`x/(x^2 + 1) = sqrt(1 - x)` Use Newton's method to find all roots of the equation correct to eight decimal places. Start by drawing a graph to find initial approximations.

Textbook Question

Chapter 4, 4.8 - Problem 25 - Calculus: Early Transcendentals (7th Edition, James Stewart).
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gsarora17 | (Level 2) Associate Educator

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`x/(x^2+1)=sqrt(1-x)`

`f(x)=x/(x^2+1)-sqrt(1-x)=0`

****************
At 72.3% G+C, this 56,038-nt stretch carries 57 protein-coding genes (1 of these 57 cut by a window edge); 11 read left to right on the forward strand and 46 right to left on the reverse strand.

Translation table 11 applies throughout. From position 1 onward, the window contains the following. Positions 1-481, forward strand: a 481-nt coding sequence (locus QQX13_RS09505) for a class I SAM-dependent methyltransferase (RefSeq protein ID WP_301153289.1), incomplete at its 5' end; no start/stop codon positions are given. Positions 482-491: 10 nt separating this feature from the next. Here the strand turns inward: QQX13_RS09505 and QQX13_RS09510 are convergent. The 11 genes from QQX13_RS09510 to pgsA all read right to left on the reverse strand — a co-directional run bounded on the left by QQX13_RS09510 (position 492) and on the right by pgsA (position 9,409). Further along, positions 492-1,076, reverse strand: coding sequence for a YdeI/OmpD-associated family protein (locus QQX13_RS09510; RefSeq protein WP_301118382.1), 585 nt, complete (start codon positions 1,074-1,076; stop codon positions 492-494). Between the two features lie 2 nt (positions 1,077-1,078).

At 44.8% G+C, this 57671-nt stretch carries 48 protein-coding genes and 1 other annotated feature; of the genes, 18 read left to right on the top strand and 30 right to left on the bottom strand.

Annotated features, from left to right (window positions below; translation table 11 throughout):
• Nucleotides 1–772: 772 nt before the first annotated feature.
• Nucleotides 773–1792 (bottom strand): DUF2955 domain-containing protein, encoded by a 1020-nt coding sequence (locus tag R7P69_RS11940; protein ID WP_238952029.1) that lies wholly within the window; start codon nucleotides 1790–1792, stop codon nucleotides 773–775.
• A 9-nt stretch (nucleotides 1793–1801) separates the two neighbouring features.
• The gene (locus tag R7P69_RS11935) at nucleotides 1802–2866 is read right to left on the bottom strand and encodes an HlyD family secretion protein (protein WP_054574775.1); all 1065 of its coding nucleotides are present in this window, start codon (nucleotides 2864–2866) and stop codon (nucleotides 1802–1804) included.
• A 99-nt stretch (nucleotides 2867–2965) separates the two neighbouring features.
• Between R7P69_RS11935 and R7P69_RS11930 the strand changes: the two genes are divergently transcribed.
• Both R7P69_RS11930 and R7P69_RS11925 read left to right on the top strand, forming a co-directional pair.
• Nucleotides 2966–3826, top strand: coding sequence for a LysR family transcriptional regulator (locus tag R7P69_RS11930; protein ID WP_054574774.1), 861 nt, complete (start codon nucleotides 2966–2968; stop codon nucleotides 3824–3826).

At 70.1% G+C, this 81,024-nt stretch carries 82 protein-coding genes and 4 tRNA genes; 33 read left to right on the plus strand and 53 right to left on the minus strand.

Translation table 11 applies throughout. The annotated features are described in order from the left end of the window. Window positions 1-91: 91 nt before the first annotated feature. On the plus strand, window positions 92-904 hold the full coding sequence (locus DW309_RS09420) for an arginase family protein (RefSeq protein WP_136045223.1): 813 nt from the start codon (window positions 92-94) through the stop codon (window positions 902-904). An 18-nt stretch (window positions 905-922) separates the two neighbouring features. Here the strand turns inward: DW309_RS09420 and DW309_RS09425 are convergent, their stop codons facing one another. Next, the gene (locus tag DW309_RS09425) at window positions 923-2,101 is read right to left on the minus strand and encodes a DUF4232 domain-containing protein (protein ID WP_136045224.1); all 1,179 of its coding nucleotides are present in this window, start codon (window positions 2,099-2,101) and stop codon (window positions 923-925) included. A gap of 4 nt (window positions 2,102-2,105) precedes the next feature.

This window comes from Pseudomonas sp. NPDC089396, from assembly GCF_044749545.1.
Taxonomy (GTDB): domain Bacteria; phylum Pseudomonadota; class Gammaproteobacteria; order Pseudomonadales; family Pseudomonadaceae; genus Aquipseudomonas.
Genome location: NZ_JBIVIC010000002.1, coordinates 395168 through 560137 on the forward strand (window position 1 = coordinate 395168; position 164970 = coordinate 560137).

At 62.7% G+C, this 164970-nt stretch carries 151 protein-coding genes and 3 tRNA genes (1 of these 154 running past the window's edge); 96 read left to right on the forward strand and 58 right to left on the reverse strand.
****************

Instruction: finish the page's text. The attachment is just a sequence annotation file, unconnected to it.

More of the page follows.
`f'(x)=((x^2+1)-x(2x))/(x^2+1)^2-(1/2)(1-x)^(-1/2)(-1)`

`f'(x)=(1-x^2)/(x^2+1)^2+1/(2sqrt(1-x))`

See the attached graph. From the graph the curve intersects x-axis at `~~` 0.8

`x_(n+1)=x_n-(x_n/((x_n)^2+1)-sqrt(1-x_n))/((1-(x_n)^2)/((x_n)^2+1)^2+1/(2sqrt(1-x_n)))`

Now x_1 `~~` 0.8

`x_2=0.8-(0.8/(0.8^2+1)-sqrt(1-0.8))/((1-0.8^2)/(0.8^2+1)^2+1/(2sqrt(1-0.8)))`

`x_2~~0.76757581`

approximate until eight decimal places are same

`x_3~~0.76682610`

`x_4~~0.76682579`

`x_5~~0.76682579`

To eight decimal places the root of the equation is `~~` 0.76682579

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